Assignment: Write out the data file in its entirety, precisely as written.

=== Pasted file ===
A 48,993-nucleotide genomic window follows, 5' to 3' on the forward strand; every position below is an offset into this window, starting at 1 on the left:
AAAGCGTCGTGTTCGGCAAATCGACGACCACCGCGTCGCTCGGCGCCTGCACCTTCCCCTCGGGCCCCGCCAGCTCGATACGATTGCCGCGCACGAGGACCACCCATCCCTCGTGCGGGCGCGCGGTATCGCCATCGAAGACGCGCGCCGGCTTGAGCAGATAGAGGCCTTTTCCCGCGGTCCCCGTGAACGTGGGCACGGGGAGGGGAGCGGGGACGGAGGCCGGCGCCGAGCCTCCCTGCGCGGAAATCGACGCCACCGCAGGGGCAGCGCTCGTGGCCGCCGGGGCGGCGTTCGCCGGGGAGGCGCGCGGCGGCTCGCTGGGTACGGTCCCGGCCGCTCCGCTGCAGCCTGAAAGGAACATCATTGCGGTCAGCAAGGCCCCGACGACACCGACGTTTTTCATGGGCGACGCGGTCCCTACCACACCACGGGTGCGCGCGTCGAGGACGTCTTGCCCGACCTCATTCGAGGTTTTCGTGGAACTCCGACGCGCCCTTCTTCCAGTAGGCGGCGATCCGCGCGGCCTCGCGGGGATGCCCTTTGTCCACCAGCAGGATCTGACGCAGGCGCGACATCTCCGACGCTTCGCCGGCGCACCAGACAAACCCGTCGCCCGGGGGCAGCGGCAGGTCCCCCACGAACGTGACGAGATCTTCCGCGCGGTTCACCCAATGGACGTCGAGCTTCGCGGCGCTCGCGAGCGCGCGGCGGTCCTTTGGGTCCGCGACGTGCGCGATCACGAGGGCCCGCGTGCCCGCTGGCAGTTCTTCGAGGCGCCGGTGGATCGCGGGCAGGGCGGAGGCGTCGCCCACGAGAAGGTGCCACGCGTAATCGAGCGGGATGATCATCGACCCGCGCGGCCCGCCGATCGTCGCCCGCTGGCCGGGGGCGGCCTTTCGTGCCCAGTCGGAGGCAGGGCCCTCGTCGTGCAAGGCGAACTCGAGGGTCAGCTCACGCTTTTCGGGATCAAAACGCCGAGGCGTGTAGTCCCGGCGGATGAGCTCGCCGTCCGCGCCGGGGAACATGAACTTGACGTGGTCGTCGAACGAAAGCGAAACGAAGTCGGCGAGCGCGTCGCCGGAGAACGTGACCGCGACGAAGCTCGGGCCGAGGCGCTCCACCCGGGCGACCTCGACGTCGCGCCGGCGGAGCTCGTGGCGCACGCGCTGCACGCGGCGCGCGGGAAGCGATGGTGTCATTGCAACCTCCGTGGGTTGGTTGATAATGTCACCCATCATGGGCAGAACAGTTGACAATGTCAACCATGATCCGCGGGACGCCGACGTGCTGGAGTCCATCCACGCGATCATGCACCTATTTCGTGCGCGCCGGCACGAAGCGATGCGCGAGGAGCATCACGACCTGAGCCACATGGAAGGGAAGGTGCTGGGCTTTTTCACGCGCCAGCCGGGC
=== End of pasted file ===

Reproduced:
A 48,993-nucleotide genomic window follows, 5' to 3' on the forward strand; every position below is an offset into this window, starting at 1 on the left:
AAAGCGTCGTGTTCGGCAAATCGACGACCACCGCGTCGCTCGGCGCCTGCACCTTCCCCTCGGGCCCCGCCAGCTCGATACGATTGCCGCGCACGAGGACCACCCATCCCTCGTGCGGGCGCGCGGTATCGCCATCGAAGACGCGCGCCGGCTTGAGCAGATAGAGGCCTTTTCCCGCGGTCCCCGTGAACGTGGGCACGGGGAGGGGAGCGGGGACGGAGGCCGGCGCCGAGCCTCCCTGCGCGGAAATCGACGCCACCGCAGGGGCAGCGCTCGTGGCCGCCGGGGCGGCGTTCGCCGGGGAGGCGCGCGGCGGCTCGCTGGGTACGGTCCCGGCCGCTCCGCTGCAGCCTGAAAGGAACATCATTGCGGTCAGCAAGGCCCCGACGACACCGACGTTTTTCATGGGCGACGCGGTCCCTACCACACCACGGGTGCGCGCGTCGAGGACGTCTTGCCCGACCTCATTCGAGGTTTTCGTGGAACTCCGACGCGCCCTTCTTCCAGTAGGCGGCGATCCGCGCGGCCTCGCGGGGATGCCCTTTGTCCACCAGCAGGATCTGACGCAGGCGCGACATCTCCGACGCTTCGCCGGCGCACCAGACAAACCCGTCGCCCGGGGGCAGCGGCAGGTCCCCCACGAACGTGACGAGATCTTCCGCGCGGTTCACCCAATGGACGTCGAGCTTCGCGGCGCTCGCGAGCGCGCGGCGGTCCTTTGGGTCCGCGACGTGCGCGATCACGAGGGCCCGCGTGCCCGCTGGCAGTTCTTCGAGGCGCCGGTGGATCGCGGGCAGGGCGGAGGCGTCGCCCACGAGAAGGTGCCACGCGTAATCGAGCGGGATGATCATCGACCCGCGCGGCCCGCCGATCGTCGCCCGCTGGCCGGGGGCGGCCTTTCGTGCCCAGTCGGAGGCAGGGCCCTCGTCGTGCAAGGCGAACTCGAGGGTCAGCTCACGCTTTTCGGGATCAAAACGCCGAGGCGTGTAGTCCCGGCGGATGAGCTCGCCGTCCGCGCCGGGGAACATGAACTTGACGTGGTCGTCGAACGAAAGCGAAACGAAGTCGGCGAGCGCGTCGCCGGAGAACGTGACCGCGACGAAGCTCGGGCCGAGGCGCTCCACCCGGGCGACCTCGACGTCGCGCCGGCGGAGCTCGTGGCGCACGCGCTGCACGCGGCGCGCGGGAAGCGATGGTGTCATTGCAACCTCCGTGGGTTGGTTGATAATGTCACCCATCATGGGCAGAACAGTTGACAATGTCAACCATGATCCGCGGGACGCCGACGTGCTGGAGTCCATCCACGCGATCATGCACCTATTTCGTGCGCGCCGGCACGAAGCGATGCGCGAGGAGCATCACGACCTGAGCCACATGGAAGGGAAGGTGCTGGGCTTTTTCACGCGCCAGCCGGGC